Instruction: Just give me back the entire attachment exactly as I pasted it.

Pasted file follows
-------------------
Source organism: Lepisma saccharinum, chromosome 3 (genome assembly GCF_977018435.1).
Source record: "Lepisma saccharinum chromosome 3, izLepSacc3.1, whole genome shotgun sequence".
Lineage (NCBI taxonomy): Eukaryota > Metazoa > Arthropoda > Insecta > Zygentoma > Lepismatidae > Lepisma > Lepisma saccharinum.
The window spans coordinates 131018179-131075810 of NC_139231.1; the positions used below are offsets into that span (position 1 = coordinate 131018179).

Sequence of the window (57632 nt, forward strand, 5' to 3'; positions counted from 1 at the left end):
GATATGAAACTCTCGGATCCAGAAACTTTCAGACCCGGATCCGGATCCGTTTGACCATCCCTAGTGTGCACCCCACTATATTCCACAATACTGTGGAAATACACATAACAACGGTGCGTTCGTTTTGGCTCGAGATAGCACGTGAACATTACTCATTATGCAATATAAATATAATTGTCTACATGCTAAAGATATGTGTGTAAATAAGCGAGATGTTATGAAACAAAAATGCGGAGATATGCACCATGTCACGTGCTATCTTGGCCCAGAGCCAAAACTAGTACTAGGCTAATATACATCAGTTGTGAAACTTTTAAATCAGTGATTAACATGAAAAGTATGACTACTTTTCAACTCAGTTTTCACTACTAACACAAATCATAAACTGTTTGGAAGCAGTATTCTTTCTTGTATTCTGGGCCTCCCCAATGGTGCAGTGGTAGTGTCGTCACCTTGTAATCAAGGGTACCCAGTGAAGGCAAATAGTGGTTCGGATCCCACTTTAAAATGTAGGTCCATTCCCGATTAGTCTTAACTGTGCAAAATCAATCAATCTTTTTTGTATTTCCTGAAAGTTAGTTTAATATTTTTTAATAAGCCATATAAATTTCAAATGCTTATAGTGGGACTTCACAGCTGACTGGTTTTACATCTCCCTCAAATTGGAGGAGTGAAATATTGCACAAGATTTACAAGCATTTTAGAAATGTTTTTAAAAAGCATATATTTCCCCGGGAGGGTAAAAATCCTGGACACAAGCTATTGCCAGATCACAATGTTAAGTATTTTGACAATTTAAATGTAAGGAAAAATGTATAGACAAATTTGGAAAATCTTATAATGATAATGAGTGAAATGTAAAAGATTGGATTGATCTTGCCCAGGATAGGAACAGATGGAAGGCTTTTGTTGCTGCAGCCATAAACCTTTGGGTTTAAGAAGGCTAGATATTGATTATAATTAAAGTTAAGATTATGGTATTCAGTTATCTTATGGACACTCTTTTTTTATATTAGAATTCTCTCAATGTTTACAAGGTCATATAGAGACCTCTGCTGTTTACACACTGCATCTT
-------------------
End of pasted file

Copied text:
Source organism: Lepisma saccharinum, chromosome 3 (genome assembly GCF_977018435.1).
Source record: "Lepisma saccharinum chromosome 3, izLepSacc3.1, whole genome shotgun sequence".
Lineage (NCBI taxonomy): Eukaryota > Metazoa > Arthropoda > Insecta > Zygentoma > Lepismatidae > Lepisma > Lepisma saccharinum.
The window spans coordinates 131018179-131075810 of NC_139231.1; the positions used below are offsets into that span (position 1 = coordinate 131018179).

Sequence of the window (57632 nt, forward strand, 5' to 3'; positions counted from 1 at the left end):
GATATGAAACTCTCGGATCCAGAAACTTTCAGACCCGGATCCGGATCCGTTTGACCATCCCTAGTGTGCACCCCACTATATTCCACAATACTGTGGAAATACACATAACAACGGTGCGTTCGTTTTGGCTCGAGATAGCACGTGAACATTACTCATTATGCAATATAAATATAATTGTCTACATGCTAAAGATATGTGTGTAAATAAGCGAGATGTTATGAAACAAAAATGCGGAGATATGCACCATGTCACGTGCTATCTTGGCCCAGAGCCAAAACTAGTACTAGGCTAATATACATCAGTTGTGAAACTTTTAAATCAGTGATTAACATGAAAAGTATGACTACTTTTCAACTCAGTTTTCACTACTAACACAAATCATAAACTGTTTGGAAGCAGTATTCTTTCTTGTATTCTGGGCCTCCCCAATGGTGCAGTGGTAGTGTCGTCACCTTGTAATCAAGGGTACCCAGTGAAGGCAAATAGTGGTTCGGATCCCACTTTAAAATGTAGGTCCATTCCCGATTAGTCTTAACTGTGCAAAATCAATCAATCTTTTTTGTATTTCCTGAAAGTTAGTTTAATATTTTTTAATAAGCCATATAAATTTCAAATGCTTATAGTGGGACTTCACAGCTGACTGGTTTTACATCTCCCTCAAATTGGAGGAGTGAAATATTGCACAAGATTTACAAGCATTTTAGAAATGTTTTTAAAAAGCATATATTTCCCCGGGAGGGTAAAAATCCTGGACACAAGCTATTGCCAGATCACAATGTTAAGTATTTTGACAATTTAAATGTAAGGAAAAATGTATAGACAAATTTGGAAAATCTTATAATGATAATGAGTGAAATGTAAAAGATTGGATTGATCTTGCCCAGGATAGGAACAGATGGAAGGCTTTTGTTGCTGCAGCCATAAACCTTTGGGTTTAAGAAGGCTAGATATTGATTATAATTAAAGTTAAGATTATGGTATTCAGTTATCTTATGGACACTCTTTTTTTATATTAGAATTCTCTCAATGTTTACAAGGTCATATAGAGACCTCTGCTGTTTACACACTGCATCTT